A hundred days and a hundred nights he labored on the third blade, and as it glowed white-hot in the sacred fires, he summoned his wife. ‘Nissa Nissa,’ he said to her, for that was her name, ‘bare your breast, and know that I love you best of all that is in this world.’ She did this thing, why I cannot say, and Azor Ahai thrust the smoking sword through her living heart. It is said that her cry of anguish and ecstasy left a crack across the face of the moon, but her blood and her soul and her strength and her courage all went into the steel. Such is the tale of the forging of Lightbringer, the Red Sword of Heroes.
He plunges his weapon into the water, and it fails.
He plunges it into the heart of a lion, and it fails.
All that’s left is to plunge his weapon into the person he loves most in this world, his wife, who willingly bares her breast. She sacrifices herself and in death cries out in agony and ecstasy.
Now, Daenerys doesn’t have anyone she is in love with (at the moment), but there is someone who loves her and declared his intention to die for her in this episode and he just got his discharge papers from the Citadel. If Jorah were to die in some grandiose act of self-sacrifice on behalf of Daenerys, it might serve as the final forging of Daenerys’ great weapon, and it would explain why Jorah has been kept around for this long, despite not having much of a role otherwise.
Danerys’ great weapon, of course, is the dragons. If the events play out as written above, it will be just one more piece of the Azor Ahai legend revealing itself through Daenerys. Interestingly enough, the birth of the dragons themselves plays on a version of the Prince Who Was Promised legend, but it is a reversal of sorts: instead of water, lion, wife, we had fire, lamb and husband:
Drogon, Rhaegal and Viserion are forged of fire, not water; of a lamb — Mirri Maz Durr, the witch who put Drogo in a vegetative state and who Daenerys burns alive as a punishment, is a Lhazar, a follower of The Great Shepherd, and dismissively called the “Lamb Men” by the Dothraki — rather than a lion; and through a husband, Drogo’s death and funeral pyre, rather than a wife’s death. If Daenerys is the Princess Who Was Promised, these are interesting reversals of the original legend of Lightbringer.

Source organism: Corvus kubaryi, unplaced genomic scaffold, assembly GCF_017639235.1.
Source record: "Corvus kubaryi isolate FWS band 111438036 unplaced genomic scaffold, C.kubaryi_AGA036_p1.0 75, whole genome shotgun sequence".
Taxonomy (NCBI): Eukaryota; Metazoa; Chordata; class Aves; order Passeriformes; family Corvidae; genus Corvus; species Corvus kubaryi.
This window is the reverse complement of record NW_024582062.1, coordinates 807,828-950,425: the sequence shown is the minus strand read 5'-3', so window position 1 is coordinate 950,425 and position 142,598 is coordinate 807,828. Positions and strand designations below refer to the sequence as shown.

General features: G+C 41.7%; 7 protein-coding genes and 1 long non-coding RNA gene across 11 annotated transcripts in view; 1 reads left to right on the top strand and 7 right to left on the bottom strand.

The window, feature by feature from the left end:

Before we leave this discussion of Lightbringer, I wanted to point out another recurring image, one that was explicitly mentioned in this episode: people being stabbed in the heart. To Jon’s chagrin, Davos mentions to Daenerys that Jon had been stabbed in the heart, and Daenerys fixates on this, bringing it up later in the episode. Of course, this is how Lightbringer was forged, by being thrust through Nissa Nissa’s “living heart.” And interestingly, this is similar to how the Night King was created in the first place: the Children of the Forest, in an effort to create a weapon to use against the First Men, stabbed a man through the heart with a piece of dragonstone and created the White Walkers.
The heart is a powerful symbol: it represents the seat of life within the body, it often represents the animating soul or spirit, and it obviously represents romantic love. As such, the symbolism of the heart is clearly an important cultural image in the Westeros/Essos universe: we have Heart trees; Heart’s Home, a castle in the Eyrie; Heartsbane, the greatsword of the Tully house; Daenerys has to eat a stallion’s heart to prove her child with Khal Drogo will be strong.
And then there are two very interesting heart references: In the first book, Game of Thrones, when Bran is lying in his coma, he is shown a place beyond the Wall that is called “the heart of winter”:
And he looked past the Wall, past endless forests cloaked in snow, past the frozen shore and the great blue-white rivers of ice and the dead plains where nothing grew or lived. North and north and north he looked, to the curtain of light at the end of the world, and then beyond that curtain. He looked deep into the heart of winter, and then he cried out, afraid, and the heat of his tears burned on his cheeks.
Now you know, the crow whispered as it sat on his shoulder. Now you know why you must live.
“Why?” Bran said, not understanding, falling, falling.
Because winter is coming.
And then there is High Heart. In the books, High Heart is a hill in the Riverlands that the Children of the Forest considered sacred because of a grove of weirwood trees that grew there. But then the Andals invaded and chopped all the trees down because conquerors gonna conquer. However, legend has it that the hill is still haunted by the Children of the Forest, and the Westerosi that live in the area generally avoid the place.
Living on the hill is a woods witch, the so-callled Ghost of High Heart, who is a very interesting character. Arya meets her on High Heart in A Storm of Swords while traveling with the Brotherhood without Banners. There, the Ghost of High Heart proceeds to predict the Red Wedding, the Purple Wedding, the chaos that is happening in the Iron Island, and that Sansa will kill a great giant “in a castle built of snow.” (Looking forward to that one.) When she meets Arya, the Ghost of High Heart calls Arya a “blood child,” says that she “smells of death” and demands she go away. Melisandre basically plays this role in the series when she meets Arya: